5. ^ Adolf Berger, Encyclopedic Dictionary of Roman Law (Philadelphia: American Philosophical Society 1953) at 380; 657.
  6. ^ Berger, Encyclopedic Dictionary of Roman Law (1953) at 351; 657 (quote).
  7. ^ Titus Livius (c. 59 BC – AD 17), Ab urbe condita, 1, 43; the first five books translated by Aubrey de Sélincourt as Livy, The Early History of Rome (Penguin 1960, 1971) at 81–82.
  8. ^ Andrew Lintott, The Constitution of the Roman Republic (Oxford University 1999) at 55–61, re the Comitia Centuriata.
  9. ^ Henrik Mouritsen, Plebs and Politics in the Late Roman Republic (Cambridge: Cambridge University Press, 2001), pp.94-95.
  10. ^ de Lamennais, Félicité Robert (1840). Modern Slavery. J. Watson. p. 9.
  11. ^ Ekins, Paul; Max-Neef, Manfred (2006). Real Life Economics. Routledge. pp. 91–93.
  12. ^ Ekelund, Robert B. Jr.; Hébert, Robert F. (2006). A History of Economic Theory and Method: Fifth Edition. Waveland Press. p. 226.
  13. ^ Lutz, Mark A. (2002). Economics for the Common Good: Two Centuries of Economic Thought in the Humanist Tradition. Routledge. pp. 55–57.
  14. ^ Stedman Jones, Gareth (2006). "Saint-Simon and the Liberal origins of the Socialist critique of Political Economy". In Aprile, Sylvie; Bensimon, Fabrice (eds.). La France et l'Angleterre au XIXe siècle. Échanges, représentations, comparisons. Créaphis. pp. 21–47.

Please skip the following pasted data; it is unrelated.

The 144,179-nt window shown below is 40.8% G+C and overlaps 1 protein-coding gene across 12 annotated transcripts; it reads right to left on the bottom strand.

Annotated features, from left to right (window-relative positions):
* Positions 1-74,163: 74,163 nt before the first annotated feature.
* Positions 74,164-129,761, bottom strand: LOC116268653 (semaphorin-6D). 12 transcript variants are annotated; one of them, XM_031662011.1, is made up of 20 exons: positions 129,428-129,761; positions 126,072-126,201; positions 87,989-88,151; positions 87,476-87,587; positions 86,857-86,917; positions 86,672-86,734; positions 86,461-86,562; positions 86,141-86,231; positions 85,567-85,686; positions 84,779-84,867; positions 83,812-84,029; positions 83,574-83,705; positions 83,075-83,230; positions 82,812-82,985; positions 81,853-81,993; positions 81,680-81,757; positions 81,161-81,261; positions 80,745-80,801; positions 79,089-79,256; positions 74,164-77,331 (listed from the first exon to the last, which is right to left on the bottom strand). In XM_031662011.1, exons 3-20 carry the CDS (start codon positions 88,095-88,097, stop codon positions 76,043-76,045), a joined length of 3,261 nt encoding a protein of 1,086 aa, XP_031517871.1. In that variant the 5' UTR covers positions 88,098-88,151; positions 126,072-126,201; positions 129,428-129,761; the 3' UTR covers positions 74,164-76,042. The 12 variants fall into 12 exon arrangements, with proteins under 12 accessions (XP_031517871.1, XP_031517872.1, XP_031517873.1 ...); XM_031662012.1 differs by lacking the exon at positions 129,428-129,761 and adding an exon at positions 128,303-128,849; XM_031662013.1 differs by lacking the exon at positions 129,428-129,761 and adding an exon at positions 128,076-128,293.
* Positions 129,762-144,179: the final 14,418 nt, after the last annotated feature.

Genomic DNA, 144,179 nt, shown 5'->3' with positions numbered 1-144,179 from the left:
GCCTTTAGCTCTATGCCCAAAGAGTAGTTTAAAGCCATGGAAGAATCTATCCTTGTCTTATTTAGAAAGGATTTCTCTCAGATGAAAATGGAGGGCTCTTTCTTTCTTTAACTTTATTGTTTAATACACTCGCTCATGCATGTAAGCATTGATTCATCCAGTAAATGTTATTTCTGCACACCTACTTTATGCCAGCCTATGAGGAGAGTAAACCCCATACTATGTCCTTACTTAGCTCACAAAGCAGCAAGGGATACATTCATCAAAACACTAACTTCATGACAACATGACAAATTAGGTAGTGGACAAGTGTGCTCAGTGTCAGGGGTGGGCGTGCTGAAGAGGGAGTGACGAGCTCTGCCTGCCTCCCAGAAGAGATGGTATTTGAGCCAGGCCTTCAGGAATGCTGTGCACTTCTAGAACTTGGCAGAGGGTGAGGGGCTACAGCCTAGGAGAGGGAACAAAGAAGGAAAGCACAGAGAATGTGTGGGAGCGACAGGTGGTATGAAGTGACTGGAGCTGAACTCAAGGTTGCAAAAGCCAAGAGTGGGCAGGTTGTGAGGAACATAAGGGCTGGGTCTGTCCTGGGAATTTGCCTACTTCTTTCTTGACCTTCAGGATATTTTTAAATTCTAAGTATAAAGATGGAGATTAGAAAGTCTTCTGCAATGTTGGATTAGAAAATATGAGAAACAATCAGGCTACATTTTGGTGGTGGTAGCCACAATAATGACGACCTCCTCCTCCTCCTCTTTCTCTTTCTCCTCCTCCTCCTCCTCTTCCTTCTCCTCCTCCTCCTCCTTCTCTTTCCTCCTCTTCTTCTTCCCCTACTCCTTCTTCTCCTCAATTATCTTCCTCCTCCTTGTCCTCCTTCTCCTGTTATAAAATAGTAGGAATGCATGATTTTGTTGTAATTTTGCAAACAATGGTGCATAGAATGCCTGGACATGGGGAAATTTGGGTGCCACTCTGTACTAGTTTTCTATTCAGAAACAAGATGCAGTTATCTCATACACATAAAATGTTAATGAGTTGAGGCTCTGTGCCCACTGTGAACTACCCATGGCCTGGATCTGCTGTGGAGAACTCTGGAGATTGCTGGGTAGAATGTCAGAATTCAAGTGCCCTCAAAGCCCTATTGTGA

15. ^ Cf., Sidney Hook, Marx and the Marxists (Princeton: Van Nostrand 1955) at 13.
  16. ^ Marx, Karl (1887). "Chapter Six: The Buying and Selling of Labour-Power". In Frederick Engels (ed.). Das Kapital, Kritik der politischen Ökonomie [Capital: Critique of Political Economy]. Moscow: Progress Publishers. Retrieved 10 February 2013.
  17. ^ "Lumpenproletariat | Marxism". Encyclopedia Britannica.
  18. ^ Marx, Karl (February 1848). "Bourgeois and Proletarians". Manifesto of the Communist Party. Progress Publishers. Retrieved 10 February 2013.
  19. ^ Luxemburg, Rosa. The Accumulation of Capital. Chapter 6, Enlarged Reproduction,
  20. ^ Marx, Karl. The Capital, volume 1, chapter 6.
  21. ^ Marx, Karl. Critique of the Gotha Programme, I.
  22. ^ a b M., Rius (1994). Marx for beginners. Icon Books. ISBN 1-874166-14-5. OCLC 442879412.
  23. ^ Marx, Karl. The Communist Manifesto, part II, Proletarians and Communists
  24. ^ a b c d Cai, Xiang; 蔡翔 (2016). Revolution and its narratives: China's socialist literary and cultural imaginaries (1949-1966). Rebecca E. Karl, Xueping Zhong, 钟雪萍. Durham: Duke University Press. ISBN 978-0-8223-7461-9. OCLC 932368688.
  25. ^ Fussell, Paul (October 1992). Class, A Guide Through the American Status System. New York: Ballantine. ISBN 978-0-345-31816-9.

Further reading